Assistive technology projects developed at the University of Dundee have been held up as exemplary at a major exhibition of technology that can enhance the lives of older and disabled people.
Rolf Black and Dr Annalu Waller from the University's School of Computing attended the opening of the ATcare Design and Development Centre in London to demonstrate two projects that aim to help children with complex communication needs (CCN).
PhonicStick seeks to develop a prototype joystick to improve the ability of children with CCN to generate speech through a computer, and is funded by Capability Scotland and the Nuffield Foundation.
'How was School today?' has developed software to enable CCN children reliant on speech-generating devices to tell others about their school day. Using sensor and other data, the software automatically generates novel stories about the child's day. This 12-month EPSRC funded feasibility study is a collaborative project with the University of Aberdeen, Capability Scotland and Communication Matters.
Dr Arlene Astell from the University of St Andrews also demonstrated CIRCA, a research project carried out jointly with Dundee that has found a way to promote communication for elderly people with dementia.
This meant that University of Dundee projects featured in three of only eight presentations at the event, which was attended by over 200 industry experts. ATcare was established to improve the range, quality and functionality of assistive technology products to meet the growing demands of older and disabled people.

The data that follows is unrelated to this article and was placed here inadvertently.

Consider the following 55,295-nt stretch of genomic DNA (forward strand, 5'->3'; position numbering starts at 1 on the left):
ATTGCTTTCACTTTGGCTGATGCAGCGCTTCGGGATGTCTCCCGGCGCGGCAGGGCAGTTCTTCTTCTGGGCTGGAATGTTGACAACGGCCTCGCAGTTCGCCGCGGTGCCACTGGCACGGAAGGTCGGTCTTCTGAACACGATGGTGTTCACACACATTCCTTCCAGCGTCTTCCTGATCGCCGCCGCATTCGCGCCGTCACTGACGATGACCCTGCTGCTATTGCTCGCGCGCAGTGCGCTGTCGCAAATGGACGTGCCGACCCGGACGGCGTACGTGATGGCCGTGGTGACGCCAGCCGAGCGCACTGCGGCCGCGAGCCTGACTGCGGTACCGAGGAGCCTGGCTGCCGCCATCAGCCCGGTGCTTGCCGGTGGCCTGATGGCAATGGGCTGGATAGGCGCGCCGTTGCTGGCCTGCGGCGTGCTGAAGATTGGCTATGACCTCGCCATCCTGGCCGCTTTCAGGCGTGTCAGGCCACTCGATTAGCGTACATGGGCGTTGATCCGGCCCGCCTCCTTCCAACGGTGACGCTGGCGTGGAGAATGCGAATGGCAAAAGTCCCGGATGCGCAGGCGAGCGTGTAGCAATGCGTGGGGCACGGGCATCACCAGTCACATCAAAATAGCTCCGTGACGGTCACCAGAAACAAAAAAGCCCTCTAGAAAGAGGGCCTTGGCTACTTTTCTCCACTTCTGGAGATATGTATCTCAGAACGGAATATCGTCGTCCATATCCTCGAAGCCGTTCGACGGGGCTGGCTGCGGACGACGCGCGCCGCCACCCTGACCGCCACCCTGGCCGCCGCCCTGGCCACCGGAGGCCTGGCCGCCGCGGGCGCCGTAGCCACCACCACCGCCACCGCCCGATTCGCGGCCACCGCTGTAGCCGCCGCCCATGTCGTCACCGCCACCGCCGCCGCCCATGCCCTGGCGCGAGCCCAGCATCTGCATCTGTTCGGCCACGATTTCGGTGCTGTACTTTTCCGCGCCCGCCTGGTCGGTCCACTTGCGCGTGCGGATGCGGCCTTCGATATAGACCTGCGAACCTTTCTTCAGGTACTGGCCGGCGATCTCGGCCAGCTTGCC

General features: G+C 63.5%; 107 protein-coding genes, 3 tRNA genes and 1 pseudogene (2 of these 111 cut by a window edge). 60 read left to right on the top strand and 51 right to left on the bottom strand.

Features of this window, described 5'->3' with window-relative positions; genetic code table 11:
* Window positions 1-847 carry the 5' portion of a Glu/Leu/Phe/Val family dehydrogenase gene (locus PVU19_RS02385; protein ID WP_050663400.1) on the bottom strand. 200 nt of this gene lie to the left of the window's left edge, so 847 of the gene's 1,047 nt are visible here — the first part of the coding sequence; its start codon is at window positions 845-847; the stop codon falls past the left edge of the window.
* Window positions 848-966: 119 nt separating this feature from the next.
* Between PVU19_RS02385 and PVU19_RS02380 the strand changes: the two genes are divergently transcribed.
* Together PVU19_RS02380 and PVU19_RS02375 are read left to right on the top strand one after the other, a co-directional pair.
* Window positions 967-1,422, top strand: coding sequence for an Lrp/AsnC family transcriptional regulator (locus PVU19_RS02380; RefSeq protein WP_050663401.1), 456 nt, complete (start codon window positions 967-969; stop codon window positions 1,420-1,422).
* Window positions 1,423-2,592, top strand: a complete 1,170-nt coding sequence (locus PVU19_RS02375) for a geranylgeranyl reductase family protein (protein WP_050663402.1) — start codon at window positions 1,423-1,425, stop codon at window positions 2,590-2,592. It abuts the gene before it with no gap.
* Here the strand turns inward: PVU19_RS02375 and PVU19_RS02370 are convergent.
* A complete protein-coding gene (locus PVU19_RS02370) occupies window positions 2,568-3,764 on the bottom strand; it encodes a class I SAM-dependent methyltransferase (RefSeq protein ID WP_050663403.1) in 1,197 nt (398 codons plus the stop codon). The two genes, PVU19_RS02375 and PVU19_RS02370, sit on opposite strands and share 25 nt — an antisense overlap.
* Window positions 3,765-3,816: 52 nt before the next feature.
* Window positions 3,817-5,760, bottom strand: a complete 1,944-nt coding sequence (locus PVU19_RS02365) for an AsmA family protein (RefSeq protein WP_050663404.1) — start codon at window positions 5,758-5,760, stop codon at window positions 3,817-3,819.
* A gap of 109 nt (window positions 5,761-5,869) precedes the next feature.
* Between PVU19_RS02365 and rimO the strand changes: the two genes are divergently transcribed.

Dr Waller said she and her colleague were delighted to be part of the ATcare event, 'The feedback on our projects was superb and at one point people were queuing three deep to see the PhonicStick and "How was school today?". It was great to think that we had three out of the eight projects being demonstrated.'
The University's School of Computing contains one of the largest and most influential academic groups in the world researching into information technology and assistive technology for older and disabled people.
It boasts more than 30 researchers with a unique blend of disciplines including computer engineers, psychologists, therapists, creative designers and staff who have benefited from interdisciplinary careers.
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University of Dundee, 11th March 2009